In the corporate world, success is often defined as the achievement of predetermined goals and objectives, usually related to financial performance, market share, customer satisfaction, or other key performance indicators. As an employee, and even a leader, the corporate world can be difficult to find satisfaction within your success where such rigid benchmarks exist. According to a 2022 article in Forbes magazine, the Anxiety and Depression Association of America found in 2006 that nearly 70% of business leaders had such acute work-related anxiety that it interfered with their personal relationships and marriages. Quite simply, success is often tied to numeric results.
Most people recognize that money is not the same as success. But what about the Joneses, if we don't keep up with them how will we measure our worth? Interestingly enough, there is a shift within the competing lifestyle paradigm of how people define success. Evidence of this shift can be seen in the younger generations. Intentionally or otherwise, they have peeled back the layers of consumerism and societal economics. Within these layers we saw trends emerge such as the 'gig economy and the cataclysmic aftermath of the pandemic and great resignation. The younger generation is teaching us that money and material gain does NOT make the world go 'round.
As children, we are often encouraged to set realistic goals for our future as adults. Teachers and parents want us to be doctors and lawyers while mini me just wants to be a poet, maybe a cowgirl, or dig up dinosaurs, or Batman. When material gain is the key marker of success our future career outlook becomes far less interesting. Have you ever tried explaining a six-figure income with stock options and a corner office to a six year old?
One of my core childhood memories is of watching my dad sit down at the table every two weeks with a stack of bills and his checkbook. For what seemed like hours, and half a pack of cigarettes, he would just glare at the numbers with disgust. More often than not, the stack of bills outpaced the stack of money. His advice to me was simple...get a job that pays the bills. It doesn't matter if you like the job; job satisfaction was irrelevant. Making that money was everything and, if you are lucky, you might get to retire at age 65 and live off a small pension until you die.
The doom and gloom of every other Wednesday altered my brain chemistry. From a very young age I always swore to myself that money would not control me. For better or for worse money will come and money will go. It's not that I dislike money; I love money, but I don't value money as it relates to my success. I don't view my wealth i.e. my success by monetary constraints. However, and it goes without saying, that when I made the transition from corporate world to small business ownership money was certainly a considering factor. Maintaining a healthy bottom line and profit margin is crucial to the longevity of Anthologie Soap Co.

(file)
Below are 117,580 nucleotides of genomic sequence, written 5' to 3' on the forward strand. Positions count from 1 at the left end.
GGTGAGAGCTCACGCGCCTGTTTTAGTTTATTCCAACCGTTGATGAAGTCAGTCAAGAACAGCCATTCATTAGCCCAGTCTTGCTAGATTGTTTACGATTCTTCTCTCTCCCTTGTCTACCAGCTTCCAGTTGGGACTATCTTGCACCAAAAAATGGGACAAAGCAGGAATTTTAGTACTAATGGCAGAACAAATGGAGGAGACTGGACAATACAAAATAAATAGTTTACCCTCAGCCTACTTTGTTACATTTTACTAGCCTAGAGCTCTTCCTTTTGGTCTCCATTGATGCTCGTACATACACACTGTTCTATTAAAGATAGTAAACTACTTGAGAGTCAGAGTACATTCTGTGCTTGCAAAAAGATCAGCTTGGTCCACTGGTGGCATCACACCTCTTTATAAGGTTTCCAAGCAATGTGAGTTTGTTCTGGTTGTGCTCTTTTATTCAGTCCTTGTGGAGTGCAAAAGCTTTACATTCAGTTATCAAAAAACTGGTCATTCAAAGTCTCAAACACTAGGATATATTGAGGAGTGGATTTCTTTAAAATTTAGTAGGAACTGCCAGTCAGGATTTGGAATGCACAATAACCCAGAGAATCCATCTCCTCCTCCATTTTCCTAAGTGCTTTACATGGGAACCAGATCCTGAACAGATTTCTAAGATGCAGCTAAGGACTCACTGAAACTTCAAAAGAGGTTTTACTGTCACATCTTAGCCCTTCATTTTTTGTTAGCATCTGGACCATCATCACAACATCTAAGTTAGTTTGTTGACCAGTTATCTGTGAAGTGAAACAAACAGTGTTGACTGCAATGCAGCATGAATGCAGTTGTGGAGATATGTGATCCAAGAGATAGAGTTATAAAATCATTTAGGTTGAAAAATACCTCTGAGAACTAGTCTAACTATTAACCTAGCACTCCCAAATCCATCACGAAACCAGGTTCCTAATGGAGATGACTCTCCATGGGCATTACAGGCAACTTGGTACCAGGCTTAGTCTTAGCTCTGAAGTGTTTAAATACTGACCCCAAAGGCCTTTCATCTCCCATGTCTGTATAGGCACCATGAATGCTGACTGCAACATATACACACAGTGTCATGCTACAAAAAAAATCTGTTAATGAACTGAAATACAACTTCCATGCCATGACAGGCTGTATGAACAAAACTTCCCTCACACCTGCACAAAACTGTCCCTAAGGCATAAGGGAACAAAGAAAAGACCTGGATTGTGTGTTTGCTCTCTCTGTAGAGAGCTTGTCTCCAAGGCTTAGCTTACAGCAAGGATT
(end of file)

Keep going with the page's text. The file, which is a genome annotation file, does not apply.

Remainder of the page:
So how does an entrepreneur measure success? Once we remove the emotional triggers surrounding the topic of wealth and money we sit in a much more advantageous position to consider total compensation versus the dollars and cents. That being said, and if I am being completely transparent, I myself have a tendency to gauge my success in something far more nefarious than money. Instead, I often catch myself chasing the dragon of outside validation. Validation equals value. I am a work in progress. Old habits die hard and it has been a real challenge to reverse that mindset. It has taken me some serious shadow work with my ego to redefine what success looks like. Social media can be a dangerous trigger. It is very much a "pick me, love me" environment and it can be very disheartening when content goes unnoticed.
It starts with realizing that societal expectations of success are toxic and detrimental to our full potential. Those limiting beliefs must be unlearned. The truth is that success is multidimensional. For me, a success rebrand looks a little like this:
- Validation can only be a benchmark for success when it comes from within. Especially as an entrepreneur it is vital that we not seek out our value in the opinions of others. Be open to other perspectives and advice but don't fall into a hole of despair if your business doesn't look like the others.
- Broaden your understanding of performance. Does your business performance match your personal performance? Financial security is awesome but creating a legacy is ever-lasting. Are your relationships as strong as your bottom line? Let that be your motivator.
- Evaluate your priorities and pivot as needed. A benefit to being an entrepreneur is agility.
- Happiness DOES matter. Emotional freedom as an entrepreneur is worth its weight in gold. Embracing that can make you a better person, a better human, and a better version of yourself.
- Take inventory. Not inventory of products and goods but inventory of wins and losses. It might surprise you to see the balance sheet swing in your favor. Celebrate yourself.
- Scale your success accordingly. The "small" to your business is subjective. Let your vision be bigger.
As an entrepreneur, success can be redefined beyond just financial gains. It can involve achieving personal goals, making a positive impact on society, building a strong team and culture, and finding fulfillment in the work being done. It's important to determine what success means to you and align your actions accordingly.